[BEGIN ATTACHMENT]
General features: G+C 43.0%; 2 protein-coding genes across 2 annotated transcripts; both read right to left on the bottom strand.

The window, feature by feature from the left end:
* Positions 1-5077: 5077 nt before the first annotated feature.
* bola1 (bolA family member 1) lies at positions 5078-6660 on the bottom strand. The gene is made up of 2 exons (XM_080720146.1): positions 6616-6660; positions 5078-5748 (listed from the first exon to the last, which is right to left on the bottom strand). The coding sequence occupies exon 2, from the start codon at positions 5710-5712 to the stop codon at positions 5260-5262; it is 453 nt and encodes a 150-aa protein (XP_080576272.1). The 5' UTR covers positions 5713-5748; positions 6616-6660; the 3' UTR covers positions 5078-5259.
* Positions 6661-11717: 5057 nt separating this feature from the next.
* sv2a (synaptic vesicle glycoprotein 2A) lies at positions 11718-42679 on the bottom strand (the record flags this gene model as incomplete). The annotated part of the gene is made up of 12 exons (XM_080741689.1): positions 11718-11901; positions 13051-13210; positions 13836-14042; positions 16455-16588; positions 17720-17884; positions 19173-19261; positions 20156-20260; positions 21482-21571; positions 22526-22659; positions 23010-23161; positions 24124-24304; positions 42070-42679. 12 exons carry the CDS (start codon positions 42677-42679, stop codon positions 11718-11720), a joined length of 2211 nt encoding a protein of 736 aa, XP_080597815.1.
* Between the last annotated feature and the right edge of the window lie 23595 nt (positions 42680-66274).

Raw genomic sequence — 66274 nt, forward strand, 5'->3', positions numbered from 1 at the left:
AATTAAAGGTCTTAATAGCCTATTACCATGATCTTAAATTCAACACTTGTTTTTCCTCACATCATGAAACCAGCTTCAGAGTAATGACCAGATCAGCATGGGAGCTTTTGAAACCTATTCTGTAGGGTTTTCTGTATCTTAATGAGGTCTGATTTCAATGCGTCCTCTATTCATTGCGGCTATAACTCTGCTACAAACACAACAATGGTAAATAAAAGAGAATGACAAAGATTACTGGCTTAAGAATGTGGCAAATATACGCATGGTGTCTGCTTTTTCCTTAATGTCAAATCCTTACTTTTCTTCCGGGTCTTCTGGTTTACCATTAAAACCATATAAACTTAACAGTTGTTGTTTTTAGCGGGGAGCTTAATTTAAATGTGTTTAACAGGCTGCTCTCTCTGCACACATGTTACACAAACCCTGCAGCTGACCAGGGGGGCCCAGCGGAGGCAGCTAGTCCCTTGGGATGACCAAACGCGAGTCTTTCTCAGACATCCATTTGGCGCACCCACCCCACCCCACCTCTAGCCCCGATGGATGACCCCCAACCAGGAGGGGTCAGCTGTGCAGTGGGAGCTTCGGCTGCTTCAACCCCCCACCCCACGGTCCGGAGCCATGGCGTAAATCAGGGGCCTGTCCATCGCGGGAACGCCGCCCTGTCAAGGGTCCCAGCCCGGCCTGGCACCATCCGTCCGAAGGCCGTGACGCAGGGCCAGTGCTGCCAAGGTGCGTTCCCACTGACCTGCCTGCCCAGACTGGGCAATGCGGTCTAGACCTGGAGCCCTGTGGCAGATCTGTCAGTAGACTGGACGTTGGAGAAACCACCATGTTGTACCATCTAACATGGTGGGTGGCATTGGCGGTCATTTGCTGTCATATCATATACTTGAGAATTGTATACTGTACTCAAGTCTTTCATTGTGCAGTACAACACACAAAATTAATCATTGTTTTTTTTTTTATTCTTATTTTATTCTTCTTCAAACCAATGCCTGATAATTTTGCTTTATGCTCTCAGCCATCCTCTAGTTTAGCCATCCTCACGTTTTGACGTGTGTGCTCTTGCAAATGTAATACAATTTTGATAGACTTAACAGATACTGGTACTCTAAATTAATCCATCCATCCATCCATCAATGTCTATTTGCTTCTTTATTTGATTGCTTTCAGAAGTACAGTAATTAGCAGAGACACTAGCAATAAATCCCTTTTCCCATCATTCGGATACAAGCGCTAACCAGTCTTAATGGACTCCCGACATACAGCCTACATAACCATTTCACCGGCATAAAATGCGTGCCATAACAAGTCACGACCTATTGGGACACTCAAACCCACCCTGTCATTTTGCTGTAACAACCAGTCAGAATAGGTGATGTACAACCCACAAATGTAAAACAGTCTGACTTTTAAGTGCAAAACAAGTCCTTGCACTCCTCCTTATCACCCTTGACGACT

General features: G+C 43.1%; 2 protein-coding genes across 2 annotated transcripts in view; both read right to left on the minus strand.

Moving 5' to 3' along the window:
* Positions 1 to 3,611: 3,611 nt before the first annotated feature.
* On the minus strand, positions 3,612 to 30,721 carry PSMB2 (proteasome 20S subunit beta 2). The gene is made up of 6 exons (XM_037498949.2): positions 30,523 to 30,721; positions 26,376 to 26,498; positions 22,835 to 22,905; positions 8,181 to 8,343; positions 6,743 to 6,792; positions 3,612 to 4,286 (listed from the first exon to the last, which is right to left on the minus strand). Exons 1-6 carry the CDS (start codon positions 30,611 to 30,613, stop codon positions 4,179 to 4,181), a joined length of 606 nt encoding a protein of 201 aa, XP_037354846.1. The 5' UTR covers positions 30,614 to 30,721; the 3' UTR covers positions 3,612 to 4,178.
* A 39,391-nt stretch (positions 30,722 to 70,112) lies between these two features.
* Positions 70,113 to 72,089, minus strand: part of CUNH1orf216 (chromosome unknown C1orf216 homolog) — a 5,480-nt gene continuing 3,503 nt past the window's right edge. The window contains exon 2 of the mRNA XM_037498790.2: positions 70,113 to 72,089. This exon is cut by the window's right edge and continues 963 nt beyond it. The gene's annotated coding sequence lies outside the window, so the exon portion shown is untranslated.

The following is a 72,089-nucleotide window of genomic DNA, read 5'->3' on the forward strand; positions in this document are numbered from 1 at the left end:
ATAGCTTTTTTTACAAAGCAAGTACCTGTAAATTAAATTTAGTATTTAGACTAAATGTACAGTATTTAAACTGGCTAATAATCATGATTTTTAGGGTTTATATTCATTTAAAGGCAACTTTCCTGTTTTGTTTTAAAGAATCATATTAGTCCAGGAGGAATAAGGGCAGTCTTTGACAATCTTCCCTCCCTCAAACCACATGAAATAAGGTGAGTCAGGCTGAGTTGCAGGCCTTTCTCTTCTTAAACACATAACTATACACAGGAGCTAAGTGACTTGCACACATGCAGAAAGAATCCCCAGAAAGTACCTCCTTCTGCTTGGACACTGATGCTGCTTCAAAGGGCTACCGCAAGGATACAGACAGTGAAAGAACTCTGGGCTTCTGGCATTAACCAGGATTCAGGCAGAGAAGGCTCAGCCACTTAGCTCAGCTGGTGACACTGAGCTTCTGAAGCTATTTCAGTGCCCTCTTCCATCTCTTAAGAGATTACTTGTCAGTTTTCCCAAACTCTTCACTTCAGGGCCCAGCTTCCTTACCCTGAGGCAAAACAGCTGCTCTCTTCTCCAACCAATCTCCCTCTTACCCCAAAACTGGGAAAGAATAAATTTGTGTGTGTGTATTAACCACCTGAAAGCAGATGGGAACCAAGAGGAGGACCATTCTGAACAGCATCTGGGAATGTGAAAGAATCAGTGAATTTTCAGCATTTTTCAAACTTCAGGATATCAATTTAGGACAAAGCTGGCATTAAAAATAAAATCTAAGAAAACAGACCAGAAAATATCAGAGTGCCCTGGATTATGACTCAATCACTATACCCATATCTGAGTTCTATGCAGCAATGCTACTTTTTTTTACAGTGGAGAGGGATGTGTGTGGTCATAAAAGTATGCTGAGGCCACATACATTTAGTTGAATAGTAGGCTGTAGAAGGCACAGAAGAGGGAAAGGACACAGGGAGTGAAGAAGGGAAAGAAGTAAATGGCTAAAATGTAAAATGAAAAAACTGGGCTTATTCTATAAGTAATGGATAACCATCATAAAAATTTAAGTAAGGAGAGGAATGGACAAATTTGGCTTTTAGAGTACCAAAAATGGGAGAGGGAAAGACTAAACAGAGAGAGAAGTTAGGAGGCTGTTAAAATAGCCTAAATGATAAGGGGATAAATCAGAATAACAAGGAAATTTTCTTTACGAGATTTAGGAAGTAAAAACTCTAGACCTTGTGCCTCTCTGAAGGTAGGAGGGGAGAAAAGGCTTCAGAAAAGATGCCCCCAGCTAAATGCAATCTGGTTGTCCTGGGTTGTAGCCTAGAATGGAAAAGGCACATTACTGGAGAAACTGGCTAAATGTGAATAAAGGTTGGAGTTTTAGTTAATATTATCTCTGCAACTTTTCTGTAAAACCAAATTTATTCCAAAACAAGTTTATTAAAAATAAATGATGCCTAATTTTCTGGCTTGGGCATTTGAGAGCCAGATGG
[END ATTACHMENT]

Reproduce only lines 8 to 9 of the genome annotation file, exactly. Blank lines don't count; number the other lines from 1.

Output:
Raw genomic sequence — 66274 nt, forward strand, 5'->3', positions numbered from 1 at the left:
AATTAAAGGTCTTAATAGCCTATTACCATGATCTTAAATTCAACACTTGTTTTTCCTCACATCATGAAACCAGCTTCAGAGTAATGACCAGATCAGCATGGGAGCTTTTGAAACCTATTCTGTAGGGTTTTCTGTATCTTAATGAGGTCTGATTTCAATGCGTCCTCTATTCATTGCGGCTATAACTCTGCTACAAACACAACAATGGTAAATAAAAGAGAATGACAAAGATTACTGGCTTAAGAATGTGGCAAATATACGCATGGTGTCTGCTTTTTCCTTAATGTCAAATCCTTACTTTTCTTCCGGGTCTTCTGGTTTACCATTAAAACCATATAAACTTAACAGTTGTTGTTTTTAGCGGGGAGCTTAATTTAAATGTGTTTAACAGGCTGCTCTCTCTGCACACATGTTACACAAACCCTGCAGCTGACCAGGGGGGCCCAGCGGAGGCAGCTAGTCCCTTGGGATGACCAAACGCGAGTCTTTCTCAGACATCCATTTGGCGCACCCACCCCACCCCACCTCTAGCCCCGATGGATGACCCCCAACCAGGAGGGGTCAGCTGTGCAGTGGGAGCTTCGGCTGCTTCAACCCCCCACCCCACGGTCCGGAGCCATGGCGTAAATCAGGGGCCTGTCCATCGCGGGAACGCCGCCCTGTCAAGGGTCCCAGCCCGGCCTGGCACCATCCGTCCGAAGGCCGTGACGCAGGGCCAGTGCTGCCAAGGTGCGTTCCCACTGACCTGCCTGCCCAGACTGGGCAATGCGGTCTAGACCTGGAGCCCTGTGGCAGATCTGTCAGTAGACTGGACGTTGGAGAAACCACCATGTTGTACCATCTAACATGGTGGGTGGCATTGGCGGTCATTTGCTGTCATATCATATACTTGAGAATTGTATACTGTACTCAAGTCTTTCATTGTGCAGTACAACACACAAAATTAATCATTGTTTTTTTTTTTATTCTTATTTTATTCTTCTTCAAACCAATGCCTGATAATTTTGCTTTATGCTCTCAGCCATCCTCTAGTTTAGCCATCCTCACGTTTTGACGTGTGTGCTCTTGCAAATGTAATACAATTTTGATAGACTTAACAGATACTGGTACTCTAAATTAATCCATCCATCCATCCATCAATGTCTATTTGCTTCTTTATTTGATTGCTTTCAGAAGTACAGTAATTAGCAGAGACACTAGCAATAAATCCCTTTTCCCATCATTCGGATACAAGCGCTAACCAGTCTTAATGGACTCCCGACATACAGCCTACATAACCATTTCACCGGCATAAAATGCGTGCCATAACAAGTCACGACCTATTGGGACACTCAAACCCACCCTGTCATTTTGCTGTAACAACCAGTCAGAATAGGTGATGTACAACCCACAAATGTAAAACAGTCTGACTTTTAAGTGCAAAACAAGTCCTTGCACTCCTCCTTATCACCCTTGACGACT